§120. Right of procuring provisions by force.The earth was designed to feed its inhabitants; and he who is in want of every thing is not obliged to starve because all property is vested in others. When, therefore, a nation is in absolute want of provisions, she may compel her neighbours, who have more than they want for themselves, to supply her with a share of them at a fair price: she may even take it by force, if they will not sell it. Extreme necessity revives the primitive communion, the abolition of which ought to deprive no person of the necessaries of life (§117). The same right belongs to individuals when a foreign nation refuses them a just assistance. Captain Bontekoe, a Dutchman, having lost his vessel at sea, escaped in his boat with a part of his crew, and landed on an Indian coast, where the barbarous inhabitants refusing him provisions, the Dutch obtained them sword in hand.*
§121. Right of making use of the things that belong to others.In the same manner, if a nation has a pressing want of the ships, waggons, horses, or even the personal labour of foreigners, she may make use of them either by free consent or by force, provided that the proprietors be not under the same necessity. But as she has no more right to these things than necessity gives her, she ought to pay for the use she makes of them, if she has the means of paying. The practice of Europe is conformable to this maxim. In cases of necessity, a nation sometimes presses foreign vessels which happen to be in her ports; but she pays a compensation for the services performed by them.
§122. Right of carrying off women.Let us say a few words on a more singular case, since authors have treated of it,—a case in which at present people are never reduced to employ force. A nation cannot preserve and perpetuate itself except by propagation. A nation of men has therefore a right to procure women, who are absolutely necessary to its preservation: and if its neighbours, who have a redundancy of females, refuse to give some of them in marriage to those men, the latter may justly have recourse to force. We have a famous example of this in the rape of the Sabine women.† But though a nation is allowed to procure for itself, even by force of arms, the liberty of obtaining women in marriage, no woman in particular can be constrained in her choice, nor become, by right, the wife of a man who carries her off by force;—a circumstance which has not been attended to by those who have decided, without restriction, that the Romans did not commit an act of injustice on that occasion.‡ It is true, that the Sabine women submitted to their fate with a good grace; and when their nation took up arms to avenge them, it sufficiently appeared from the ardor with which those women rushed between the combatants, that they willingly acknowledged the Romans for their lawful husbands.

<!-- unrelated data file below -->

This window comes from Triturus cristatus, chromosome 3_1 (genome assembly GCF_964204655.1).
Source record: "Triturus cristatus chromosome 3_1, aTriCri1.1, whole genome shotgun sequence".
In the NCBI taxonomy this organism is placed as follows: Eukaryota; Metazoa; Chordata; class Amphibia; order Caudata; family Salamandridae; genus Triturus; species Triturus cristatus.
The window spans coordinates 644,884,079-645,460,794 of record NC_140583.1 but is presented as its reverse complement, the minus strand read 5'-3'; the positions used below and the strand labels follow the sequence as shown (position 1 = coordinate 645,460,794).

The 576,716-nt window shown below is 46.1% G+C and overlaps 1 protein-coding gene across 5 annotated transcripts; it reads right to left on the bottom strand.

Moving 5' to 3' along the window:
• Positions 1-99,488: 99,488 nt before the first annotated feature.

We may further add, that if the Romans, as many pretend, were originally only a band of robbers united under Romulus, they did not form a true nation, or a legitimate state: the neighbour-ing nations had a just right to refuse them women; and the law of nature, which approves no civil society but such as is legitimate, did not require them to furnish that society of vagabonds and robbers with the means of perpetuating itself: much less did it authorise the latter to procure those means by force. In the same manner, no nation was obliged to furnish the Amazons with males. That nation of women, if it ever existed, put itself, by its own fault, out of a condition to support itself without foreign assistance.